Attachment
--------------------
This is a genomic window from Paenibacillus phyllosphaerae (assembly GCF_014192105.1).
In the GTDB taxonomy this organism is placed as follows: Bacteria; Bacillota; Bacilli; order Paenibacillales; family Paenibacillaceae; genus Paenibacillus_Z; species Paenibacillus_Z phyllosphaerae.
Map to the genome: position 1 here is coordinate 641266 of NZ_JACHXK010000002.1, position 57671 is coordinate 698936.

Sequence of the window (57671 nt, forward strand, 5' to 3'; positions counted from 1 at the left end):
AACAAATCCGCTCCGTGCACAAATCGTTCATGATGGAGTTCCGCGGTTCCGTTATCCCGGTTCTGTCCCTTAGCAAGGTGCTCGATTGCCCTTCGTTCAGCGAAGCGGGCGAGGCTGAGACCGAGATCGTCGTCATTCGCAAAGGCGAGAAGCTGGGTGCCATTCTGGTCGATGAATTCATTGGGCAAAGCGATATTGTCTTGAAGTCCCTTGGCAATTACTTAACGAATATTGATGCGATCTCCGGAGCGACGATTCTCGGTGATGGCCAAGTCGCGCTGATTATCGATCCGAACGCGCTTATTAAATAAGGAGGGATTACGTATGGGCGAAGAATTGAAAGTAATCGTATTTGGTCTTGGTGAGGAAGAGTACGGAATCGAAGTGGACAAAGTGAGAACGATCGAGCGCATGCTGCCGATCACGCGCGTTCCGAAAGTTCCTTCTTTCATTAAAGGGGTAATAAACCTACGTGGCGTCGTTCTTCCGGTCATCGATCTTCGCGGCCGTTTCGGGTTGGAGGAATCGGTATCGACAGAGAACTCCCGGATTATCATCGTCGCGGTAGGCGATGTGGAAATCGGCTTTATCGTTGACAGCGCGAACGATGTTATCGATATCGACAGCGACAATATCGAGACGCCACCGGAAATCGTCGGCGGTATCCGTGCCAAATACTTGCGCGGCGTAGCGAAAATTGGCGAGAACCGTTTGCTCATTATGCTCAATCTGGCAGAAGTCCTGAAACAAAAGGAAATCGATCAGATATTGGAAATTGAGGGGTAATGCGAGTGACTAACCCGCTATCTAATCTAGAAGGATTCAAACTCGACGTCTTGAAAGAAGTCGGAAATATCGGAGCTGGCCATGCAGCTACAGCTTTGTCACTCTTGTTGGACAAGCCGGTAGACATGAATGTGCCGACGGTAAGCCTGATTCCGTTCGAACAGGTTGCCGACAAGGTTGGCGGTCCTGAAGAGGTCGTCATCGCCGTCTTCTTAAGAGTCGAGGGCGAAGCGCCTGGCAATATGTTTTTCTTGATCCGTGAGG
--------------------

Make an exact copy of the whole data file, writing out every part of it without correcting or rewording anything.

This is a genomic window from Paenibacillus phyllosphaerae (assembly GCF_014192105.1).
In the GTDB taxonomy this organism is placed as follows: Bacteria; Bacillota; Bacilli; order Paenibacillales; family Paenibacillaceae; genus Paenibacillus_Z; species Paenibacillus_Z phyllosphaerae.
Map to the genome: position 1 here is coordinate 641266 of NZ_JACHXK010000002.1, position 57671 is coordinate 698936.

Sequence of the window (57671 nt, forward strand, 5' to 3'; positions counted from 1 at the left end):
AACAAATCCGCTCCGTGCACAAATCGTTCATGATGGAGTTCCGCGGTTCCGTTATCCCGGTTCTGTCCCTTAGCAAGGTGCTCGATTGCCCTTCGTTCAGCGAAGCGGGCGAGGCTGAGACCGAGATCGTCGTCATTCGCAAAGGCGAGAAGCTGGGTGCCATTCTGGTCGATGAATTCATTGGGCAAAGCGATATTGTCTTGAAGTCCCTTGGCAATTACTTAACGAATATTGATGCGATCTCCGGAGCGACGATTCTCGGTGATGGCCAAGTCGCGCTGATTATCGATCCGAACGCGCTTATTAAATAAGGAGGGATTACGTATGGGCGAAGAATTGAAAGTAATCGTATTTGGTCTTGGTGAGGAAGAGTACGGAATCGAAGTGGACAAAGTGAGAACGATCGAGCGCATGCTGCCGATCACGCGCGTTCCGAAAGTTCCTTCTTTCATTAAAGGGGTAATAAACCTACGTGGCGTCGTTCTTCCGGTCATCGATCTTCGCGGCCGTTTCGGGTTGGAGGAATCGGTATCGACAGAGAACTCCCGGATTATCATCGTCGCGGTAGGCGATGTGGAAATCGGCTTTATCGTTGACAGCGCGAACGATGTTATCGATATCGACAGCGACAATATCGAGACGCCACCGGAAATCGTCGGCGGTATCCGTGCCAAATACTTGCGCGGCGTAGCGAAAATTGGCGAGAACCGTTTGCTCATTATGCTCAATCTGGCAGAAGTCCTGAAACAAAAGGAAATCGATCAGATATTGGAAATTGAGGGGTAATGCGAGTGACTAACCCGCTATCTAATCTAGAAGGATTCAAACTCGACGTCTTGAAAGAAGTCGGAAATATCGGAGCTGGCCATGCAGCTACAGCTTTGTCACTCTTGTTGGACAAGCCGGTAGACATGAATGTGCCGACGGTAAGCCTGATTCCGTTCGAACAGGTTGCCGACAAGGTTGGCGGTCCTGAAGAGGTCGTCATCGCCGTCTTCTTAAGAGTCGAGGGCGAAGCGCCTGGCAATATGTTTTTCTTGATCCGTGAGG